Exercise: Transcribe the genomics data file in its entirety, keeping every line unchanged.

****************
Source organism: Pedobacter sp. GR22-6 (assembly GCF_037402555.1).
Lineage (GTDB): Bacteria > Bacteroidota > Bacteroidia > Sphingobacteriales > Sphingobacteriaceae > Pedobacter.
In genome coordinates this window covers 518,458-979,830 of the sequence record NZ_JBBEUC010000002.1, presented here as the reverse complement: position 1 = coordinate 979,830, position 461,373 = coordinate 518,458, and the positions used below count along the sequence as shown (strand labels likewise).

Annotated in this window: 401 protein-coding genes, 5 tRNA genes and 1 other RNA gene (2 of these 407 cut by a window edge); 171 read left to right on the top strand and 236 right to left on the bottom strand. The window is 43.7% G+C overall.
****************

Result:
Source organism: Pedobacter sp. GR22-6 (assembly GCF_037402555.1).
Lineage (GTDB): Bacteria > Bacteroidota > Bacteroidia > Sphingobacteriales > Sphingobacteriaceae > Pedobacter.
In genome coordinates this window covers 518,458-979,830 of the sequence record NZ_JBBEUC010000002.1, presented here as the reverse complement: position 1 = coordinate 979,830, position 461,373 = coordinate 518,458, and the positions used below count along the sequence as shown (strand labels likewise).

Annotated in this window: 401 protein-coding genes, 5 tRNA genes and 1 other RNA gene (2 of these 407 cut by a window edge); 171 read left to right on the top strand and 236 right to left on the bottom strand. The window is 43.7% G+C overall.